long night ahead

City says three separate closure protests won't derail PEP's vote

A snapshot from one of two Panel for Educational Policy meetings about school closures in 2011.

Boisterous protests against school closures have long been accused of lending a circus-like atmosphere to the annual meetings where the Panel for Educational Policy votes on closures. This year, though, the opposition will actually have three rings.

Three separate groups are planning protest actions during tonight’s PEP meeting, where the citywide school board is set to vote on — and presumably approve — 23 school closures and truncations. (Changes to two schools were taken off the table yesterday.)

City officials have vowed not to let the protests disrupt the panel’s proceedings, suggesting that panel members and protesters alike could be in for a long and potentially combative night. Last year, the panel approved 22 closures in two separate meetings that each lasted well past 1 a.m. In 2010, the panel’s vote on 20 school closures took place just before 4 a.m., after more than 10 hours of protests and public comment.

Tonight, the United Federation of Teachers, which has orchestrated the most substantial protests in the past, is planning to start its protest outside Brooklyn Technical High School but then constitute an alternate event, a “People’s PEP,” at P.S. 20, an elementary school with a 600-seat auditorium six blocks away that the union has rented for the evening. Union officials said teachers from the schools up for closure would be invited to give presentations about their schools at the P.S. 20 meeting.

Another group that has been active in opposing the closure proposals, the Coalition for Educational Justice, is taking a different approach: Instead of walking out from the meeting, CEJ members and those active in affiliated groups, including the Alliance for Quality Education and the Urban Youth Collaborative, are marching in protest to it. After a 5 p.m. rally, they’ll walk five blocks east on Dekalb Street to Brooklyn Tech, where they will continue to protest against the city’s proposed closures.

A press advisory for the CEJ event warns that protesters will use the “people’s mic” to amplify their voices during the panel meeting. And they won’t be alone using that strategy. A third protest set for tonight is by “Occupy the DOE,” which grew out of the Occupy Wall Street movement that popularized the human microphone tactic.

The stated goal of the Occupy protesters is to stop the panel from conducting its business by holding an alternate, “democratic” meeting in the same space. Occupy the DOE protesters derailed a special meeting of the panel last fall, and students steeped in Occupy tactics caused Schools Chancellor Dennis Walcott to cut short a town hall meeting in the Bronx last week.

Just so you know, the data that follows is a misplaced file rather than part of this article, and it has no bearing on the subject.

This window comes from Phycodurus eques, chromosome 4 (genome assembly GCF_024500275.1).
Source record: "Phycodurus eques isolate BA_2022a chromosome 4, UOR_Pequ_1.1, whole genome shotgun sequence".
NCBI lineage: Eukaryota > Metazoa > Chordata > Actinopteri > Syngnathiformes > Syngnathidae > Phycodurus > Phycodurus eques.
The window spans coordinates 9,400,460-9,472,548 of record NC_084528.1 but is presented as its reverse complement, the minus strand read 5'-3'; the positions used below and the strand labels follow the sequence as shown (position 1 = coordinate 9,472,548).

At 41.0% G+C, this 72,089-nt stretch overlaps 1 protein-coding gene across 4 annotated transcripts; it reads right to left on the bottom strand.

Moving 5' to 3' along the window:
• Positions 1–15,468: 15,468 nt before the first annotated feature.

A key difference is that tonight’s votes must happen — and, according to the state’s open meetings law, they must happen in public, after public input.

But Walcott said he would not let tonight’s meeting be driven off course by protesters and accused the union of masterminding the Occupy protest in addition to its own.

“There are important proposals up for discussion tonight and my hope is that we will have a respectful process where people can be heard,” Walcott said in a statement. “But if all the UFT wants to do is bus in Occupy Wall Street to disrupt public meetings — which provides absolutely no benefit to students — then we will just have to work around that.  We are prepared to move forward even if there are disruptions.”

The UFT provided some support for the Occupy movement this fall, but it is not providing transportation expressly for Occupy protesters, according to union officials. Still, they said, it is possible that some Occupy-affiliated protesters might board the 13 buses the union is running for families and teachers at schools up for closure. Most of the buses will come from schools in the Bronx, eastern Brooklyn, and Staten Island that could be closed tonight, and Harlem’s Wadleigh Secondary School for Performing and Visual Arts is expected to fill two buses even though its middle school is no longer at risk.

If the protests prove overwhelming for city officials and panel members, state law does allow the votes to be delayed. While the PEP has typically voted on closure proposals in early February, it can legally approve closure proposals up until the end of the school year as long as it has met deadlines for informing the public about the proposals and holding public hearings at each of the affected schools.

Hearings for the 23 schools up for closure tonight took place over the last few weeks. In the coming weeks, the department is poised to formally propose as many as 33 additional closures under the federally mandated school improvement strategy known as “turnaround.” If the city moves forward with those plans, which Mayor Bloomberg announced during his State of the City address last month, it would need to hold additional public hearings and the PEP would need to vote on the proposals. The city has said that would likely happen at the panel’s April meeting.